Trucking news and briefs for Thursday, Dec. 8, 2022:
Trucking group accuses Facebook of ad-targeting discrimination
The Real Women in Trucking group has accused Facebook of discriminating against women when serving up employment ads for trucking and other companies and now seeks "any and all remedies" in response. That's according to a complaint filed by the group with the Equal Employment Opportunity Commission.
The complaint's text notes it comes on "behalf of millions of women and older people who have been denied equal employment opportunity because Meta Platforms," formerly Facebook, "discriminates based on gender and age when distributing job advertisements to job seekers on Facebook’s social media platform."
RWIT goes on to note legal precedent establishing that it's illegal to "steer job ads away from people" based on "race, gender, age, and other protected statuses," alleging that Facebook's own data shows its targeting system "routinely discriminates based on gender and age when it decides which individuals receive those ads"
In the most extreme of examples across a variety of industries, including trucking, even when companies directed Facebook to target ads across the user base regardless of gender/age, Facebook's algorithm "delivered the ads to Facebook users who are over 99% male and 99% younger than 55 years old," while job-seeking Facebook users in general are in fact 54% female, and 28% are over 54 years old, the complaint notes, citing Facebook data. RWIT seeks "injunctive relief," said RWIT leader Desiree Wood, and, "if applicable, monetary relief for anyone harmed."
The broader trucking industry's truck drivers are more often men than women, with estimates of the percentage of female drivers ranging between 6%-7% to more than 10%.
“Addressing fairness in ads is an industry-wide challenge and we’ve been collaborating with civil rights groups, academics and regulators to advance fairness in our ads system," a Facebook spokesperson said via an emailed statement. "We’re actively building technology designed to make additional progress in this area."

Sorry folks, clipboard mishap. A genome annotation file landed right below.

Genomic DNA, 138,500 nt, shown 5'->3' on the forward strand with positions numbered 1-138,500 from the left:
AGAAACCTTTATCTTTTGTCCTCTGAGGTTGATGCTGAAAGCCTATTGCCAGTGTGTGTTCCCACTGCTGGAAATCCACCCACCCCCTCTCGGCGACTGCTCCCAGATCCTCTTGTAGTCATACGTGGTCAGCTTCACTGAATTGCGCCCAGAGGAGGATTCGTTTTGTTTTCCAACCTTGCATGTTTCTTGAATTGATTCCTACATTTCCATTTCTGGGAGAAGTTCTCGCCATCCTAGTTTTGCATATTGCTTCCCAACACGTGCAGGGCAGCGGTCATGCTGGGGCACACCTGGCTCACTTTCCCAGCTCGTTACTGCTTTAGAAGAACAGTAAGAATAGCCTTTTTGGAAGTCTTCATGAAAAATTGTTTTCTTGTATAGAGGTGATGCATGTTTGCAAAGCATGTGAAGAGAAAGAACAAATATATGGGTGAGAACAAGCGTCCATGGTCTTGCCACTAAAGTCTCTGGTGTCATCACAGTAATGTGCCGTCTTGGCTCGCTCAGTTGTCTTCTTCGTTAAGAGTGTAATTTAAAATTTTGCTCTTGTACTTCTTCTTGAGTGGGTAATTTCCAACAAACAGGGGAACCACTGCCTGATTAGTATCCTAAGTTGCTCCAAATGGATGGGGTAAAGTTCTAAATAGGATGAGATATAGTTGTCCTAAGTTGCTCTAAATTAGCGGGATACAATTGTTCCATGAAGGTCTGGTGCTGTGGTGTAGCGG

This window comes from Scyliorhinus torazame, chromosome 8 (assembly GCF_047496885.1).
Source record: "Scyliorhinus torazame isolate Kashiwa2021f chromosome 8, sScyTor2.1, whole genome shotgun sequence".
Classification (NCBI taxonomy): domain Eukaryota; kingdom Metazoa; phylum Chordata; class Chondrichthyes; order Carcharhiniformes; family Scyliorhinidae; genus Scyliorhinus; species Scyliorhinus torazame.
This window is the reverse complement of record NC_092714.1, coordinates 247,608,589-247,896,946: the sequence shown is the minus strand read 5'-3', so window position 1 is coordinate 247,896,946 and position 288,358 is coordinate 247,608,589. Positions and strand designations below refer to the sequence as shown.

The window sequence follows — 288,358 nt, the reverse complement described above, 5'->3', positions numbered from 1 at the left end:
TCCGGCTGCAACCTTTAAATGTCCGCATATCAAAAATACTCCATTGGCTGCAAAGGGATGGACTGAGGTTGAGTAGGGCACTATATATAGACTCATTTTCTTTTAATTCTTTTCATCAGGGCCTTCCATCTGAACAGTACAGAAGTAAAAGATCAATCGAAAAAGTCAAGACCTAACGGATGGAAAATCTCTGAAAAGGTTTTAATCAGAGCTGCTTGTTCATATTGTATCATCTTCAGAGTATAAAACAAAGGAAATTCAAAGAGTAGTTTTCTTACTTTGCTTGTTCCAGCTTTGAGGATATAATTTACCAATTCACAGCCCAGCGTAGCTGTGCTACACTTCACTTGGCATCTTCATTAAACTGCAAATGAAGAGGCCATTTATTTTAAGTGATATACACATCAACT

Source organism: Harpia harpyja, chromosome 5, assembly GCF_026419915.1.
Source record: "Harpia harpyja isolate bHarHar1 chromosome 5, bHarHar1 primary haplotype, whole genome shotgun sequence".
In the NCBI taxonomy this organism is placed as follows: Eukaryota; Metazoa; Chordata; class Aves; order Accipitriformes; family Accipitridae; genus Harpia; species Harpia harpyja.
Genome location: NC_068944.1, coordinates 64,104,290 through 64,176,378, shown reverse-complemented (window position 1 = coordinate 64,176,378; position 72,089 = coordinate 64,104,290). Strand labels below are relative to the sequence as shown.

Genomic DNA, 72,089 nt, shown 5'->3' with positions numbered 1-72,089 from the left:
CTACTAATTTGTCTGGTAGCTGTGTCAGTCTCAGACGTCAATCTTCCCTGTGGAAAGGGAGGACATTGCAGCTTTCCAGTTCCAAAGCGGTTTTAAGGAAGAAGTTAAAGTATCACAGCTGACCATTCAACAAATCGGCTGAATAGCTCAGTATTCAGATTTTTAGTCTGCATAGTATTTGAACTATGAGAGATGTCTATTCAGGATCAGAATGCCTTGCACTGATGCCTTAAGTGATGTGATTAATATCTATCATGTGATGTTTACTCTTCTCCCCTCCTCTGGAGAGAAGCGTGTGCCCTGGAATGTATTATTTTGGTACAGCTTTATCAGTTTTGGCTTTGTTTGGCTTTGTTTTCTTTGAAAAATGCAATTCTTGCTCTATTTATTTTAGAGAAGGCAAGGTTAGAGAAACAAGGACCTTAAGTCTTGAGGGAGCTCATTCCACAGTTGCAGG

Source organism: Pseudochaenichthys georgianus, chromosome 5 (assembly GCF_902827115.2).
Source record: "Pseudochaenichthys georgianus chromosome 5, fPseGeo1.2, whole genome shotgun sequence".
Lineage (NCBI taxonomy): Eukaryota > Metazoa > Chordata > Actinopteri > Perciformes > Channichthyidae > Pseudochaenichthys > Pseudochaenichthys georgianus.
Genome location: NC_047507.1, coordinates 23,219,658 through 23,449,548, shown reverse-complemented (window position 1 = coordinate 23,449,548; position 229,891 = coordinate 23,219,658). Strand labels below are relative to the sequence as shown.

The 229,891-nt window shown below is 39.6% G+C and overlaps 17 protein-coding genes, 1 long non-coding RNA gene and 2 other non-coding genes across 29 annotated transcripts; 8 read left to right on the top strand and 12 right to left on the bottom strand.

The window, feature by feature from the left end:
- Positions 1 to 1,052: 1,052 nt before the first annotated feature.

The work follows a reported $5 million settlement to multiple lawsuits making similar allegations that Facebook reached in 2019.
Driver earns Highway Angel wings for helping driver who crashed during medical episode
ABF Freight driver Mike Lempka, of Adams, Nebraska, has been named a Highway Angel by the Truckload Carriers Association for helping pull a man out of his car after he crashed through a fence and hit a flagpole while having a medical emergency.
On Jan. 25, 2022, around 9:30 a.m. in Lincoln, Nebraska, Lempka and a co-worker were walking to their trucks to start their day. Suddenly, they heard a loud crashing noise, and then saw a car crash through a fence and hit a flagpole.
“So, we ran over there and this guy is in his vehicle,” Lempka said. “He’s clearly having an episode -- he’s shaking.”
Just as Lempka was about to call 911 for help, a Lincoln police officer drove up. Apparently, he had seen the car crash because the driver had been right in front of him in traffic. The officer tried to talk to the driver, but he was unresponsive, so Lempka helped the officer pull the man out of the vehicle. Then, the officer began administering CPR to the driver.
Lempka is a volunteer with the Adams Rescue Squad in his hometown, driving an ambulance and certified in first aid and CPR. He stood by to be of assistance to the officer while they waited for the ambulance to arrive. The officer contacted him later to tell him the driver survived, and had a pacemaker implanted in him later that day.
“This guy literally was dead,” Lempka said. “He [the officer] would do chest compressions and this guy’s eyes would open up and look around, then he would stop chest compressions and then the guy would just fade away. This was his lucky day. It just felt like somebody needed help -- it seemed like the right thing to do.”